In March, Carolyn honored her sister by shaving her head at the Cleveland Heights St. Baldrick’s event, raising more than $10,000 for childhood cancer research and inspiring numerous classmates to do the same, including three other fourth-grade girls who went bald in solidarity with their friend. The event raised a record-breaking $120,000 shaving 160 heads, including those of 25 Fairfax students and Rebecca’s teacher, Michael Heffern.

The event also marked one of the last truly hopeful and happy times for the Meyers. Four days later, an MRI revealed a new tumor growing behind Rebecca’s left eye. Doctors at the Clinic and CHOP determined that surgery could leave her severely brain damaged, and viable options were slim to none. Eric described his and Kat’s frustration at learning how little there was to even try at that point: “When you finish the standard protocols, there just isn’t anything left. And the few studies that do exist are reactive instead of proactive, so you don’t qualify until there’s already a tumor threatening to kill your child.”

After several weeks of searching and hoping and begging, Rebecca was granted entry into a clinical trial at the Children’s Hospital of Pittsburgh, requiring thrice-weekly visits for an experimental drug everyone hoped would prolong her life. But partway through May, the spark they had known as Rebecca began to fade, her once boundless energy slowly draining from her body. The child who “never walked when she could skip” was sleeping more and more hours of the day, or sitting inert in a stroller she’d long since outgrown. The trial drug hadn’t worked.

Rebecca rallied for her sixth birthday party, an over-the-top joint affair with her best friend Ruthie McFarland, held on June 1. She even went to school, still in her stroller, on June 5 to celebrate her last day of kindergarten. Two days later, on her sixth birthday, she died in her purple-canopied bed, surrounded by family and friends.

The reaction from the community, both local and virtual, was swift and widespread. The funeral service, held at Anshe Chesed Fairmount Temple, was awash in mourners clad in purple, Rebecca’s favorite color, and trees along Fairmount Boulevard were adorned with purple ribbons. Rabbi Josh Caruso honored “the bold and determined Little Spark,” speaking of Rebecca’s “internal awesomeness and epic fortitude.” Her father eulogized her, bringing those assembled to both laughter and tears, and her big sister Carolyn sang a medley of Rebecca’s favorite songs, with grace, courage and poise well beyond her 10 years.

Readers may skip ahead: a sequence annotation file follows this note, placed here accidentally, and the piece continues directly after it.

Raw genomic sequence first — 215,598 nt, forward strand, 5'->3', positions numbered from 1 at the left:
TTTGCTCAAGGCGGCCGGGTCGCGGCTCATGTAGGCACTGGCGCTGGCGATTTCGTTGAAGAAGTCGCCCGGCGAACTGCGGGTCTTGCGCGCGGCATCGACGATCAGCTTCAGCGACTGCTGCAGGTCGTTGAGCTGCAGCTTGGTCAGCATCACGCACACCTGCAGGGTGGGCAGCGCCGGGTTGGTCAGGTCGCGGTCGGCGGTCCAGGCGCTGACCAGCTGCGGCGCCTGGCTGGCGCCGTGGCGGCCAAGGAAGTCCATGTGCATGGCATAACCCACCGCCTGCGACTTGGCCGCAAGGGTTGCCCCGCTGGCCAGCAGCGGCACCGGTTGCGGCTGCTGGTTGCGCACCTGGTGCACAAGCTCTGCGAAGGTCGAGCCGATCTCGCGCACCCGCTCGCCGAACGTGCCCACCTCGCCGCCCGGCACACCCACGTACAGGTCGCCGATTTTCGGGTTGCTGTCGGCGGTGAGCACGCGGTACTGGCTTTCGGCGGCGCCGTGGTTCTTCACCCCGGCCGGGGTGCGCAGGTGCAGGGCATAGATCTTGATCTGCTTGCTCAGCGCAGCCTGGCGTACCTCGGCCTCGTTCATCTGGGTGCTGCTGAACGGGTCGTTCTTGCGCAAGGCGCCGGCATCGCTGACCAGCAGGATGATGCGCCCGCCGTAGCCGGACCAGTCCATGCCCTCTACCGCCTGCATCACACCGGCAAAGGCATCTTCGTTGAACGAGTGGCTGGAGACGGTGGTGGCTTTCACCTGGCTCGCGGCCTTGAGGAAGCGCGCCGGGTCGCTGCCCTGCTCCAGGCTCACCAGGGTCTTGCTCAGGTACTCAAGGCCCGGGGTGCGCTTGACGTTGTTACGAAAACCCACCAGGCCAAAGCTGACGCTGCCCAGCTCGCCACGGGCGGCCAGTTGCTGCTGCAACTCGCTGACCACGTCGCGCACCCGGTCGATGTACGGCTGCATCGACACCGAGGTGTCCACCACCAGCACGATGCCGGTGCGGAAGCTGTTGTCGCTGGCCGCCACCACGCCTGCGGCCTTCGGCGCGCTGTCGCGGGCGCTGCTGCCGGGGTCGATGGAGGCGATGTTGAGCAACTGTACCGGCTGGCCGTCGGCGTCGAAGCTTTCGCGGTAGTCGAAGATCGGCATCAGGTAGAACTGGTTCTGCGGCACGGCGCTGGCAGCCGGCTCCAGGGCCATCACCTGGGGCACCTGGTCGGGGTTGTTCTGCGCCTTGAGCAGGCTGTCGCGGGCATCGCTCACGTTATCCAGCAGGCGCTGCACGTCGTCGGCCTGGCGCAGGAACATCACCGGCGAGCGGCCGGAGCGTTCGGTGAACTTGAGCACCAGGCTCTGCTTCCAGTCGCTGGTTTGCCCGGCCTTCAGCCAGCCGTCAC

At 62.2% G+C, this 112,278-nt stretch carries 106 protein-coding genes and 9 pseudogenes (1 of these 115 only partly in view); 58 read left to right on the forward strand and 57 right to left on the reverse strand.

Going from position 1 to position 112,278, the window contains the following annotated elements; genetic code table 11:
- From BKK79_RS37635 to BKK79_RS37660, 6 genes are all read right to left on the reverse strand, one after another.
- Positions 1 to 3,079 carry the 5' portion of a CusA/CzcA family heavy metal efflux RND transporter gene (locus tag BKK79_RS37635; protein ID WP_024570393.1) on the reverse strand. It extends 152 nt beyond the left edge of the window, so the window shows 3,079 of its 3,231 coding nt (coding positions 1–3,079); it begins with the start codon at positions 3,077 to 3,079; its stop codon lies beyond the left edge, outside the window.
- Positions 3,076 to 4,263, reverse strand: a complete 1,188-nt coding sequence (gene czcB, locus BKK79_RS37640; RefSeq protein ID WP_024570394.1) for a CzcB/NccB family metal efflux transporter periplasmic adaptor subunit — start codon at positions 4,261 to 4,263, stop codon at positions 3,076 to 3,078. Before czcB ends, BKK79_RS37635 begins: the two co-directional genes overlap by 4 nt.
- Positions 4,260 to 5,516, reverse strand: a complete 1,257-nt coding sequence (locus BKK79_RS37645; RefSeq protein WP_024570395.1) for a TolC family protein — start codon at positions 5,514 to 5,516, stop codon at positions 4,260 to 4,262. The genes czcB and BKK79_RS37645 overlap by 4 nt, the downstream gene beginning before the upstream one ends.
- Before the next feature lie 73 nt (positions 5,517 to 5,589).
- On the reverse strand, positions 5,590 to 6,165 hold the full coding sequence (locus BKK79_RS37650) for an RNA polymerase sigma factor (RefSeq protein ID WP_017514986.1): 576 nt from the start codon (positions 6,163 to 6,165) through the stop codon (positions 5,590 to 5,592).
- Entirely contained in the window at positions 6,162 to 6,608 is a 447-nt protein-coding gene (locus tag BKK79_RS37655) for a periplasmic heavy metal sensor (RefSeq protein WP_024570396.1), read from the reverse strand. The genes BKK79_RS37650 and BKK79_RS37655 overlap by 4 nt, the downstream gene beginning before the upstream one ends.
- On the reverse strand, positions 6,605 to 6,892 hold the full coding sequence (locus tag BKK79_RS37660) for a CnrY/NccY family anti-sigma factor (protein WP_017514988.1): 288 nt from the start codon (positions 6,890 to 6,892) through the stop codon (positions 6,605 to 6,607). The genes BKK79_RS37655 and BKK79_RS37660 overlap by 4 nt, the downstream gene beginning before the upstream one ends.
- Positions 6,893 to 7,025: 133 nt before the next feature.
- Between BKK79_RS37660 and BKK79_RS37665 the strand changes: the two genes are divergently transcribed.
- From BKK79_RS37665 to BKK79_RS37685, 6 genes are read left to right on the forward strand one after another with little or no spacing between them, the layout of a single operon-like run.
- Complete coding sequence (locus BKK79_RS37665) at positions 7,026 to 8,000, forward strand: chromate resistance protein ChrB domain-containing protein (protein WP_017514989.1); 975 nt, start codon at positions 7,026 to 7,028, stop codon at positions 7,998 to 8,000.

Facebook profile pictures were replaced with photographs of Rebecca, a Twitter hashtag campaign was launched and purple reigned on the Internet. The family requested donations be made to the St. Baldrick’s Foundation (, which raised nearly $14,000 in the first week after Rebecca’s death, or to the Ronald McDonald House of Philadelphia (

When asked if there could be a silver lining to any of this, Eric didn’t hesitate to say that there’s always a silver lining. One of the messages he and Kat have heard repeatedly from readers is how Rebecca’s story helped them realign their priorities. “As soon as I finish writing this comment, I’m going to log off the computer and spend some quality time with my own kids,” wrote one. The legacy of Rebecca for those who knew the Meyers, and even for those who didn’t, was that she led them to focus on what matters most in their own lives, primarily family and friends.

And that’s true for the Meyers as well. As we wrapped up this interview, Eric was being tugged into the house by a hungry 3-year-old Joshua who was asking for a ketchup sandwich. “I’m still a father,” said Eric, gently insisting that the sandwich should have more than just ketchup.

Krissy Dietrich Gallagher

Krissy Dietrich Gallagher lives in Cleveland Heights with her husband Mark and her sons Braedan and Austin, a two-time cancer survivor. She is a public school advocate, organizer of the Cleveland Heights St Baldrick's head-shaving event, and blogger at

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Volume 7, Issue 7, Posted 11:45 AM, 06.17.2014